On Chesil Beach
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*** This comment contains spoilers! ***
The back cover description suggests a tale of a newlywed couple on their wedding night and that pretty much sums it up - what it didn't warn me about was the graphic detail McEwan uses to describe events of the evening... well I considered it graphic anyway and am not sure I needed that much detail
The back cover description suggests a tale of a newlywed couple on their wedding night and that pretty much sums it up - what it didn't warn me about was the graphic detail McEwan uses to describe events of the evening... well I considered it graphic anyway and am not sure I needed that much detail to understand the point he was trying to make!
The book is short - I got through it in one sitting of two to three hours - but it's one of those books that you just can't take at face value. I'm still not sure whether I enjoyed reading it - but I did find myself thinking about the characters and their histories and trying to work out why McEwan wrote the book.
The short of it is this - following a 12 month courtship Edward and Florence find themselves alone in the honeymoon suite of a hotel on Chesil beach, what follows is a *mishap* which leaves Florence heading for the beach in embarrassment and disgust and Edward alone in the room feeling angry and humiliated. Their joint inability to discuss their feelings leaves the marriage in tatters and the two never see or speak to each other again.
All quite sad really.
But throughout the novel McEwan shares snippets of their earlier lives, how Edward's mother became brain-damaged when he was five, and the lengths his family went to to pretend that she was a normal loving mother. How Florence's family were much better off, but her parents showed her no affection - well I say no affection but I got the distinct feeling she had been sexually abused by her father as a child - perhaps the source of her discomfort with intimacy.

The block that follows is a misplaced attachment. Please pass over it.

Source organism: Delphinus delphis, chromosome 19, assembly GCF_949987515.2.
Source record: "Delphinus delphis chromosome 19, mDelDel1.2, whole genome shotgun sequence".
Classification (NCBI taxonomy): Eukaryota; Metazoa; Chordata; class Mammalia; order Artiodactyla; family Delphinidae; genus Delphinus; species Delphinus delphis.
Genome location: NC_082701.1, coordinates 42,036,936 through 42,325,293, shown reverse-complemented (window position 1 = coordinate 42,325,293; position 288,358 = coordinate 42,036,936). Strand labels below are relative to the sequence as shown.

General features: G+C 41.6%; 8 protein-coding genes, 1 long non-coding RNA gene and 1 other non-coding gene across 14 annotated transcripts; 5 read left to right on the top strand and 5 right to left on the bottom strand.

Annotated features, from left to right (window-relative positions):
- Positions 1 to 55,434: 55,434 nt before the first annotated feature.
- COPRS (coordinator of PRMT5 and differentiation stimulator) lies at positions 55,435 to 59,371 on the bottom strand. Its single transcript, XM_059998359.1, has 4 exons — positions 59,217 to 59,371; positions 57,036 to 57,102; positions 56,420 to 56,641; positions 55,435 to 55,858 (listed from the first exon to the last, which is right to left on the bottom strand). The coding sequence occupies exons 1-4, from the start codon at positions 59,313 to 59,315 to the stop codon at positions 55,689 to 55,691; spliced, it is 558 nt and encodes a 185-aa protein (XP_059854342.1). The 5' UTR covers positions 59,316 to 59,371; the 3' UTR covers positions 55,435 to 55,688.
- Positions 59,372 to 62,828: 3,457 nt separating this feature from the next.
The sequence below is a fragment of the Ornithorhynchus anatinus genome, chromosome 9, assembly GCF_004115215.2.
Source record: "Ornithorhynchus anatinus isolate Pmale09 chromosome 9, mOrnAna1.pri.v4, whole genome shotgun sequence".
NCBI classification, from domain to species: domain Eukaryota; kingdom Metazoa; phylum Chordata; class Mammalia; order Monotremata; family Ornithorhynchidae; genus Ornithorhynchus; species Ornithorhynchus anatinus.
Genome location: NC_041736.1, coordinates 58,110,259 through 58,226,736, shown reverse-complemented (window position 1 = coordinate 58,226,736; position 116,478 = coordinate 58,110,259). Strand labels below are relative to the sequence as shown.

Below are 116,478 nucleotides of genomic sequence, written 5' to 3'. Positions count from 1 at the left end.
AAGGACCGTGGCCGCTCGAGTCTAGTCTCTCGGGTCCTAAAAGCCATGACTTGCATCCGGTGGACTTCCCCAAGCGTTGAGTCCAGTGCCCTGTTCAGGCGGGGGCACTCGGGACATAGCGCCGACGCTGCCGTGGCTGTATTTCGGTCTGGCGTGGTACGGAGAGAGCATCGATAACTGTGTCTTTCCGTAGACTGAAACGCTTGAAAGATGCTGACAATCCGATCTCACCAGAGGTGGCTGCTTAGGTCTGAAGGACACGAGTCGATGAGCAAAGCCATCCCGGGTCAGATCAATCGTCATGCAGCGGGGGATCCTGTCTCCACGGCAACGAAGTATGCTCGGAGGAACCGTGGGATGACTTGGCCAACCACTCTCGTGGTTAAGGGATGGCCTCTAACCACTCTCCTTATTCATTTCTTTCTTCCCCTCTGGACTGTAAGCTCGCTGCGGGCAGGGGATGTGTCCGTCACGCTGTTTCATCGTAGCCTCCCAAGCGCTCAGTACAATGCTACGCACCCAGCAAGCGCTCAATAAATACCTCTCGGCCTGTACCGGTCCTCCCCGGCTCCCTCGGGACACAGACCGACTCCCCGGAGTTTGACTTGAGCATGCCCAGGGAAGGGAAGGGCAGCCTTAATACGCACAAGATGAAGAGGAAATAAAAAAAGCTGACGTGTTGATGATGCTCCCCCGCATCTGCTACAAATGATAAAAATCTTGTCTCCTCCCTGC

I was intrigued by the fact that following their divorce Florence went on to pursue her dreams while Edward followed a completely different path. I did wonder what happened to Florence relationship wise - since we were told that Edward was married again, if only for a short time.
But that's as far as I got...
I have to admit this lost me along the way, and while I'm sure some of the things I just mentioned are part of the point McEwan was trying to make I wasn't interested enough in the characters to try and unravel it all. I think perhaps McEwan could have made much more of this tale and turned it into one worth reading rather than glossing over so many details and leaving us guessing.
In fact - I think I should have just read the last page and I may have walked away happy.
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ti metto nel guinnes book of records per il commento più complesso e lungo che abbia mai incontrato su Anobii. ciao
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